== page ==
May 31, 2024
September 2023
Tū Ora Story

Dylan’s story, five years on from the NI.

September 2023 marks the fifth anniversary of the Navigate Initiative. Dylan was among the earliest to graduate from the NI.

September 2023 marks the fifth anniversary of the Navigate Initiative, Pathway’s ground-breaking prisoner reintegration programme. Dylan was among the earliest to graduate from the NI when he was released in November 2020.

Now taking on an engineering apprenticeship at a Christchurch business where he has been employed since his release, Dylan also acts as a support pillar for other men who have completed the NI. While he's on the right track today, things could easily have been different, he says.

"I was in the Matapuna unit and a few of the boys had already headed to the Navigate Initiative. I heard there was a form you had to fill out to apply for it, so I just talked to my case manager, got the form, filled it out. I was quite hopeful, I thought it would be a good opportunity. I was hoping I would get in anyway.

I was actually excited and optimistic about being there. I thought it was a really good opportunity, just from hearing about it. It was a good opportunity to try and reintegrate myself back into the community. I'd just finished my time in the therapy unit and I had a new outlook on life I guess you'd call it. A new perspective. I guess the Navigate Initiative was a good opportunity to practice the new outlook I had on life.

It was a few years ago now. It was good, you can cook your own food so that was good to get a change of food and I had a good housemate. They were welcoming and everyone was welcoming. I was pretty excited to be there.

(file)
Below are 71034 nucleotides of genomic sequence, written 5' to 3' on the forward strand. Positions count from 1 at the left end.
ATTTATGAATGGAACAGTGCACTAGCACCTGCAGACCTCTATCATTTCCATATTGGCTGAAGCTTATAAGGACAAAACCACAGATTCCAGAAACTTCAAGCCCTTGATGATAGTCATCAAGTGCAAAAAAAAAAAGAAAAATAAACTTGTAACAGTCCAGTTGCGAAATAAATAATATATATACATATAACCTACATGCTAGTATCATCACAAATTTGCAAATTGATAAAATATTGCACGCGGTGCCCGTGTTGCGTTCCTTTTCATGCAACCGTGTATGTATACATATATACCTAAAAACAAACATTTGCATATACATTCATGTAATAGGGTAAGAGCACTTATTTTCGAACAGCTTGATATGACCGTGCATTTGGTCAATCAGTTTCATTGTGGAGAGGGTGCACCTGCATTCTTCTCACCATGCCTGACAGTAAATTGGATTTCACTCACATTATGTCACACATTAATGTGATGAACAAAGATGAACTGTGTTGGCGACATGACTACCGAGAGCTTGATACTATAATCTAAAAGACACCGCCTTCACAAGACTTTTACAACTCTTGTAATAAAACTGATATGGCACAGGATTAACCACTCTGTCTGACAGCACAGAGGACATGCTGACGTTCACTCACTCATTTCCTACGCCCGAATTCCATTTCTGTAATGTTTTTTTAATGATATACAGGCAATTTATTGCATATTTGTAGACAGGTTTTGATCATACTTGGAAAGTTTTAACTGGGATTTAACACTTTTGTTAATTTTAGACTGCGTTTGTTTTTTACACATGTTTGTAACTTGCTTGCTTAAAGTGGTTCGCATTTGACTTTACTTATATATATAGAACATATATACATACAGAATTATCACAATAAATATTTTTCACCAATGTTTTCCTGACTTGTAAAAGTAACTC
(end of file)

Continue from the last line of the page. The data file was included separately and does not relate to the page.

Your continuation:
Just having people come in from the outside and being able to socialise with them was good. It's different. With people on the outside you can kind of talk to them about stuff that's happening out there and it's good to build those connections. With the workshops, I enjoyed the exercise one and the writing. There was a few other ones and we had some people come in for a touch rugby tournament which was quite fun.

It gave me hope that my life on the outside would be different because if I hadn't gone through the Navigate Initiative I probably wouldn't have the connections I have today that have been helpful since I got out. If I'm ever in need and not going too good, I've got people to call.

What you put in you get out. What you sow you reap. I guess if you give it a go, put the effort in, the results will show. I reflect on it daily; where I am now, where I could have been. I'm really grateful.

At the church I just show up there every week and if there's an opportunity to help others out I'll do what I can. I was once in that situation, getting out of prison. I know what it's like. It's nothing big normally, just a ride here and a ride there, or hang out with the other Tū Ora. That's been really helpful. I go there every week and it's a good opportunity to sit there and talk and vent and get support in the areas I need too.

I give them the same advice I try to give myself – to just get through today. Today's the only day we really have, so make sure you're doing stuff to better your future today. If life isn't going too well, it doesn't last long. It passes. I'm still a work in progress.

Probation have been helpful too. They're there to help so I use that if I need it too.

Anaru's the one at Pathway I've worked with closely. I knew him prior to the Navigate starting up. He was in the yard (at the prison) playing cards with the boys, which is a bit different and I thought that was quite cool. He's humble, he's there to help. The other staff have been great as well.

As for the future, honestly, I don't know. I'm hopeful. I'm optimistic about it. I know I'll be crime free and not hurting people so that's a win in my book.

Names have been changed.

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